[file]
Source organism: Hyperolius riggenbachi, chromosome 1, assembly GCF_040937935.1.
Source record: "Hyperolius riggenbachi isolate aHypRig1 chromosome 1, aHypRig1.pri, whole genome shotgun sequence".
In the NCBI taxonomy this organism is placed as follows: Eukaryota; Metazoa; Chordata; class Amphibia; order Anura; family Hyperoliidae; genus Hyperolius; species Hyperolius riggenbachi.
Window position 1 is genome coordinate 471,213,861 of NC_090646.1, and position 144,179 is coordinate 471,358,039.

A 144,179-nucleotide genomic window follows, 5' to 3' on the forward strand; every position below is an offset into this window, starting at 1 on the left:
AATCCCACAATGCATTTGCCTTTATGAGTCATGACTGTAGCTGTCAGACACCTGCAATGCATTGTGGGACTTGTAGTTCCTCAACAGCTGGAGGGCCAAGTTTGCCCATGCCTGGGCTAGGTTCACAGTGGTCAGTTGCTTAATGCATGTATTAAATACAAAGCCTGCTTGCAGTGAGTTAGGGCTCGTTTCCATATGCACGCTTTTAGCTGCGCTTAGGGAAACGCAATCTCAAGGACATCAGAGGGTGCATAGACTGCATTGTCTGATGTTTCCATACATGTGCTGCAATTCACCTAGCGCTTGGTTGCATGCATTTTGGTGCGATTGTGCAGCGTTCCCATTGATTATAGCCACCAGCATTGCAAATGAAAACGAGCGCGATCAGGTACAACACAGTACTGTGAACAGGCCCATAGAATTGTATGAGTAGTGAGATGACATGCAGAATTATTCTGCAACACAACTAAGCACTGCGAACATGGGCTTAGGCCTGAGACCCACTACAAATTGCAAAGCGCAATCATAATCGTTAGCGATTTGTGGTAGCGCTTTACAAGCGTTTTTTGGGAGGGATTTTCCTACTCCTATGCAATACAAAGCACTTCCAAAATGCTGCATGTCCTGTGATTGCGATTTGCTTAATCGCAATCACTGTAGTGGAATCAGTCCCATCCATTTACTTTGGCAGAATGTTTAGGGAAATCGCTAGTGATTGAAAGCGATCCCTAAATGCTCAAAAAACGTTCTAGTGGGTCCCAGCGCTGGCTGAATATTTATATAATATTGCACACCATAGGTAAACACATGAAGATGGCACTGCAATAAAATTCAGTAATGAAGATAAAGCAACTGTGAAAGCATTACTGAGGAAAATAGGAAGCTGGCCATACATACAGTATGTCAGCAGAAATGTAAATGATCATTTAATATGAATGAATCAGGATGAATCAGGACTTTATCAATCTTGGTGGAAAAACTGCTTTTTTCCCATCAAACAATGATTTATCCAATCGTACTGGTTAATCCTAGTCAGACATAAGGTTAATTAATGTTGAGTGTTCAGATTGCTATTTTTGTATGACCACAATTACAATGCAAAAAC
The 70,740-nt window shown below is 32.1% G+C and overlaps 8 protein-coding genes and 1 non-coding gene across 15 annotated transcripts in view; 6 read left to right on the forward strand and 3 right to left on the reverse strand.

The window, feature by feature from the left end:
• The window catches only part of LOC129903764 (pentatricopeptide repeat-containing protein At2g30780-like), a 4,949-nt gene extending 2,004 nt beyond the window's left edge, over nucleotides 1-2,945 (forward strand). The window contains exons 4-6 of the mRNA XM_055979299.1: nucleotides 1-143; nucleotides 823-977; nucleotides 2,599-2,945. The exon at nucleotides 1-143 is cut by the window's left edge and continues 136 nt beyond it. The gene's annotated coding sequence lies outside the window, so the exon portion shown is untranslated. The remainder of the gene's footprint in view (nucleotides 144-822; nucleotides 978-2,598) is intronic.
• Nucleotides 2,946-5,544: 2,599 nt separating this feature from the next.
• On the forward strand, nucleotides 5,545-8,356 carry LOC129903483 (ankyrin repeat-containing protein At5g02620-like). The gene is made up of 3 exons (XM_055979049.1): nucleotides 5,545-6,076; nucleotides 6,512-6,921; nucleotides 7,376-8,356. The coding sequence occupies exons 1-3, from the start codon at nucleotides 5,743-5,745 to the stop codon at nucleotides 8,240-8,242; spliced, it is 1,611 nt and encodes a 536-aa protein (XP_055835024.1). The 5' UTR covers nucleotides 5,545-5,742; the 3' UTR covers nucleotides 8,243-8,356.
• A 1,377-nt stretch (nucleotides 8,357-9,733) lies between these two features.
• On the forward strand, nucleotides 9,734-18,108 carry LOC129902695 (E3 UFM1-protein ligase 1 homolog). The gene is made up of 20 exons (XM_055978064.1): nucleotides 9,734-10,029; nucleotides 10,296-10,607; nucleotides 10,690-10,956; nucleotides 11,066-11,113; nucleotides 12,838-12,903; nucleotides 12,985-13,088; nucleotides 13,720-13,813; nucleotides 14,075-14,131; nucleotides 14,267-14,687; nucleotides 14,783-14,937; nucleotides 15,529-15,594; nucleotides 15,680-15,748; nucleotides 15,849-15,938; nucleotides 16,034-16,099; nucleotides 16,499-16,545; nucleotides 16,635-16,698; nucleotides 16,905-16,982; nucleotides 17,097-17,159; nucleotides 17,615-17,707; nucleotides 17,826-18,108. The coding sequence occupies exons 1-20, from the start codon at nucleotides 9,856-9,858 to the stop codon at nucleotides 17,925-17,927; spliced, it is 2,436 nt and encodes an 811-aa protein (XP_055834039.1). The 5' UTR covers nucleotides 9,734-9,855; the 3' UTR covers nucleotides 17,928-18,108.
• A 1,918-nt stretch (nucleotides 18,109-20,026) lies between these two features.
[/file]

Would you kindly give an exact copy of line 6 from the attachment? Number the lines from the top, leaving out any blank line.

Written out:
AATCCCACAATGCATTTGCCTTTATGAGTCATGACTGTAGCTGTCAGACACCTGCAATGCATTGTGGGACTTGTAGTTCCTCAACAGCTGGAGGGCCAAGTTTGCCCATGCCTGGGCTAGGTTCACAGTGGTCAGTTGCTTAATGCATGTATTAAATACAAAGCCTGCTTGCAGTGAGTTAGGGCTCGTTTCCATATGCACGCTTTTAGCTGCGCTTAGGGAAACGCAATCTCAAGGACATCAGAGGGTGCATAGACTGCATTGTCTGATGTTTCCATACATGTGCTGCAATTCACCTAGCGCTTGGTTGCATGCATTTTGGTGCGATTGTGCAGCGTTCCCATTGATTATAGCCACCAGCATTGCAAATGAAAACGAGCGCGATCAGGTACAACACAGTACTGTGAACAGGCCCATAGAATTGTATGAGTAGTGAGATGACATGCAGAATTATTCTGCAACACAACTAAGCACTGCGAACATGGGCTTAGGCCTGAGACCCACTACAAATTGCAAAGCGCAATCATAATCGTTAGCGATTTGTGGTAGCGCTTTACAAGCGTTTTTTGGGAGGGATTTTCCTACTCCTATGCAATACAAAGCACTTCCAAAATGCTGCATGTCCTGTGATTGCGATTTGCTTAATCGCAATCACTGTAGTGGAATCAGTCCCATCCATTTACTTTGGCAGAATGTTTAGGGAAATCGCTAGTGATTGAAAGCGATCCCTAAATGCTCAAAAAACGTTCTAGTGGGTCCCAGCGCTGGCTGAATATTTATATAATATTGCACACCATAGGTAAACACATGAAGATGGCACTGCAATAAAATTCAGTAATGAAGATAAAGCAACTGTGAAAGCATTACTGAGGAAAATAGGAAGCTGGCCATACATACAGTATGTCAGCAGAAATGTAAATGATCATTTAATATGAATGAATCAGGATGAATCAGGACTTTATCAATCTTGGTGGAAAAACTGCTTTTTTCCCATCAAACAATGATTTATCCAATCGTACTGGTTAATCCTAGTCAGACATAAGGTTAATTAATGTTGAGTGTTCAGATTGCTATTTTTGTATGACCACAATTACAATGCAAAAAC